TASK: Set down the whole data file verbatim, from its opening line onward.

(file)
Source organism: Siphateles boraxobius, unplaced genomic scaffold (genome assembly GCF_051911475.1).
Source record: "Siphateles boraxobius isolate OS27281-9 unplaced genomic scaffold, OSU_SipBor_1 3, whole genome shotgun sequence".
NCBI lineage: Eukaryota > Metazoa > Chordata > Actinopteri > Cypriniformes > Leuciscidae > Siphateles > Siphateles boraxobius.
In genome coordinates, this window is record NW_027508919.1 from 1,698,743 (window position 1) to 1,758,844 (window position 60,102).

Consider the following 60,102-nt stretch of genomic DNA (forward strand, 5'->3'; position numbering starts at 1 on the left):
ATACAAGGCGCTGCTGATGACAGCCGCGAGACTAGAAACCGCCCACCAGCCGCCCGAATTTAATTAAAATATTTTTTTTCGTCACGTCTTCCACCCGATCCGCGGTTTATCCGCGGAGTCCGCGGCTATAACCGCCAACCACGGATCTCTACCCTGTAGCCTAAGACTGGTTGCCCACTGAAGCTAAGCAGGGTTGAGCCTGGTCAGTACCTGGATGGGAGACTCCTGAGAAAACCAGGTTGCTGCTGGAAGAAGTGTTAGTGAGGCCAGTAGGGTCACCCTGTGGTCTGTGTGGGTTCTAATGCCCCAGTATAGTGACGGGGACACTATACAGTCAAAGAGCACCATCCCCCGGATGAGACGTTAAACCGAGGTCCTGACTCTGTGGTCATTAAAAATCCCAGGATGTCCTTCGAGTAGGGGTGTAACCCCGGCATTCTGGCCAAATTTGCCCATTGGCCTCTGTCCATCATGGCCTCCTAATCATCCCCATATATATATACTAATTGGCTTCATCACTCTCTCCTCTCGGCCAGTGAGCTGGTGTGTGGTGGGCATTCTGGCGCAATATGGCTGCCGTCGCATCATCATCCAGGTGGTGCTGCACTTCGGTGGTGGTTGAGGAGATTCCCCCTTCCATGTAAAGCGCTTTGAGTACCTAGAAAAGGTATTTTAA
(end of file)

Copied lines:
Source organism: Siphateles boraxobius, unplaced genomic scaffold (genome assembly GCF_051911475.1).
Source record: "Siphateles boraxobius isolate OS27281-9 unplaced genomic scaffold, OSU_SipBor_1 3, whole genome shotgun sequence".
NCBI lineage: Eukaryota > Metazoa > Chordata > Actinopteri > Cypriniformes > Leuciscidae > Siphateles > Siphateles boraxobius.
In genome coordinates, this window is record NW_027508919.1 from 1,698,743 (window position 1) to 1,758,844 (window position 60,102).

Consider the following 60,102-nt stretch of genomic DNA (forward strand, 5'->3'; position numbering starts at 1 on the left):
ATACAAGGCGCTGCTGATGACAGCCGCGAGACTAGAAACCGCCCACCAGCCGCCCGAATTTAATTAAAATATTTTTTTTCGTCACGTCTTCCACCCGATCCGCGGTTTATCCGCGGAGTCCGCGGCTATAACCGCCAACCACGGATCTCTACCCTGTAGCCTAAGACTGGTTGCCCACTGAAGCTAAGCAGGGTTGAGCCTGGTCAGTACCTGGATGGGAGACTCCTGAGAAAACCAGGTTGCTGCTGGAAGAAGTGTTAGTGAGGCCAGTAGGGTCACCCTGTGGTCTGTGTGGGTTCTAATGCCCCAGTATAGTGACGGGGACACTATACAGTCAAAGAGCACCATCCCCCGGATGAGACGTTAAACCGAGGTCCTGACTCTGTGGTCATTAAAAATCCCAGGATGTCCTTCGAGTAGGGGTGTAACCCCGGCATTCTGGCCAAATTTGCCCATTGGCCTCTGTCCATCATGGCCTCCTAATCATCCCCATATATATATACTAATTGGCTTCATCACTCTCTCCTCTCGGCCAGTGAGCTGGTGTGTGGTGGGCATTCTGGCGCAATATGGCTGCCGTCGCATCATCATCCAGGTGGTGCTGCACTTCGGTGGTGGTTGAGGAGATTCCCCCTTCCATGTAAAGCGCTTTGAGTACCTAGAAAAGGTATTTTAA